Figure 1:Greece’s Sovereign Debt-GDP ratio 2008-2016

Source: Mavridis, (2018)

This upsurge in the ratio of debt-to-GDP resulted in the discovery that Greece’s debt situation was not sustainable. New negotiations began in 2011, which gave rise to the 2012 debt restructuring efforts, thus the temporary decline illustrated in figure 1. Nevertheless, such efforts were not that of much help as they came late. The careful restructuring process and persistence on the initial austerity procedures resulted in the same outcomes: profound recession, the requirement for additional fiscal austerity, and finally the upsurge in the ratio of debt-to-GDP. As demonstrated in figure 1 the ratio of debt-to-GDP got to 179.4 percent in 2014, this trend was projected to continue upward. Financing such an increasingly substantial debt burden needed two extra memoranda, where one was agreed to in 2012 and the other in 2015 (Nikiforos, Papadimitriou, & Zezza, 2016).

A quick analysis of the Greek crisis illustrates that between the years 2008 and 2016, the country’s economy lost about 30% of its real output and about a million jobs as per the 2008’s labor force, which was 4.8 million. From a political context, there were 4 general elections and 4 government changes over five year period, accompanied by the ascension into power of a neo-Nazi political party that gained a 6.7% electoral influence between the 2007 and 2015.

  • Transparency Issues

Serafeim  (2015), notes that the end of 2009 was marked by the most critical crisis that the Greek economy had faced since 1974 during its democracy restoration. Greece’s government acknowledged the fact that its statistics had undergone some manipulations in the past, hence it was at that time doing an upward revision of its deficit numbers. Besides, Greece, in comparison to other nations, had weak institutions. The government was characterized by poor governance practices, which were replicated in widespread tax evasion, high corruption levels, opacity in government businesses, and ineffective courts. During the beginning of 2010, it was discovered that key investment banks had participated in the development of financial products, which allowed the Greek government, Italian government and other European governments to conceal their borrowing.  In this light, loans issued to such governments were masked as swaps. Therefore, the loans would not get recorded as debt since Eurostat ignored statistics related to financial derivates at that time. However, in 2010 the deficit of the Greek government was revised again and the estimate amounted to 13.6%, which was the second highest globally relative to GDP.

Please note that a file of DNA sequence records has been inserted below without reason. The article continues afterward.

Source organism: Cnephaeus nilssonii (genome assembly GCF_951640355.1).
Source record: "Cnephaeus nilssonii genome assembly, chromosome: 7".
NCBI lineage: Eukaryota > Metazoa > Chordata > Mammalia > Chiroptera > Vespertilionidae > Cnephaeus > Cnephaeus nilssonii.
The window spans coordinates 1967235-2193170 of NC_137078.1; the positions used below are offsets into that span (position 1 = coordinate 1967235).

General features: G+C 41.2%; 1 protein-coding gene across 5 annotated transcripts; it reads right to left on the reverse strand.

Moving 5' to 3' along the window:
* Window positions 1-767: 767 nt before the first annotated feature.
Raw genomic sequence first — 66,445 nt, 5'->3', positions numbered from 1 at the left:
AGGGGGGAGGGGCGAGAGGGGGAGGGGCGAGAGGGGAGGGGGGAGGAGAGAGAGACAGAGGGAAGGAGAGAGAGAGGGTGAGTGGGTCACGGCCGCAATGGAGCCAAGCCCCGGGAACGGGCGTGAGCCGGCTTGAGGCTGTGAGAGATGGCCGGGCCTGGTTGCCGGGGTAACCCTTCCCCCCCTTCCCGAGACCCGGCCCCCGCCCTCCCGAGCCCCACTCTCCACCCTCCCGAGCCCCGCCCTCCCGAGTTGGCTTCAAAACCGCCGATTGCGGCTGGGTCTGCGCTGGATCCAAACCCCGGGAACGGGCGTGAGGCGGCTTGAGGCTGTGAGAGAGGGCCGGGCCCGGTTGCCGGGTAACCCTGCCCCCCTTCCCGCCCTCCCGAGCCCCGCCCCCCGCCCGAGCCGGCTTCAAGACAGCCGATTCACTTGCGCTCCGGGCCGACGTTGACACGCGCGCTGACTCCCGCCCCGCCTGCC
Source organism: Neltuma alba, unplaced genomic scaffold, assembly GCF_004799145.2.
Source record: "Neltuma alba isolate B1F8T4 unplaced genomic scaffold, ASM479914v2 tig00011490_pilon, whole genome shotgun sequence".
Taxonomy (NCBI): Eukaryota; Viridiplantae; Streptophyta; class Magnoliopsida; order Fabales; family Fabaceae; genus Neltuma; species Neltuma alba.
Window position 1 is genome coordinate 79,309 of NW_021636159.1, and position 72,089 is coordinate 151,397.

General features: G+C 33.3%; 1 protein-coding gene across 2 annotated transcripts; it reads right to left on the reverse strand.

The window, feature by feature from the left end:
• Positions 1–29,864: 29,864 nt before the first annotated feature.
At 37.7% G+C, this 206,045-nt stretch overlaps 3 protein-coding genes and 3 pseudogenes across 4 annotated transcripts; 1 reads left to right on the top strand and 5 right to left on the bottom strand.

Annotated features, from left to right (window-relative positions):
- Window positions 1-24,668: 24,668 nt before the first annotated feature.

An interesting feature of Greece’s public debt during its economic crisis is the progression of its holders and its form. As per the Bank of Greece financial accounts, prior to the crisis, 80% of the overall financial liabilities were bonds; 73% of the bonds had foreign holders, mainly from financial corporations. In 2015, bonds only accounted for 12% of the entire government financial liabilities, with 50% of them being held overseas. A great volume of the government liabilities is currently held as long-term loans by the official sector outside the country, which claimed 75% of the overall liabilities in the third quarter of 2015. During the second quarter of 2009, they were 9% only and most possibly did not originate from this official sector (Nikiforos, Papadimitriou, & Zezza, 2016).

Besides, it is worth noting that the loans facilitated to Greece during the period of the crisis have just about in their entirely directed back to the country’s foreign creditors. Also, these loans have been used to recapitalize banks. The net amount of loans issued to Greece during the initial adjustment program was € 215.9 Billion. Out of this amount, €183.9 billion was issued by European sources and the other €32 billion was issued by the IMF. According to Rocholl and Stahmer (2016), these loans were directed as follows, about €86.9 billion was directed to debt repayment (40.3%), €52.3 billion was used to pay interests (24.2%), €37.3 billion was directed towards Greek bank recapitalization (17.3%), and lastly €29.7 billion was used as a sweetener of the private-sector involvement (13.8%), this was during the 2012 debt restructuration. From this account, it should be noted that a mere €9.7 billion (4.5% of the total loans) was directed towards handling real primary deficits- apart from the ones associated to the banks’ recapitalization. Such numbers, together with the previous paragraph’s discussion show that Greece’s adjustment programs have particularly acted as a bailout of the local banking sector and the foreign creditors of the nation. Figure 2 below illustrates how the funds were allocated.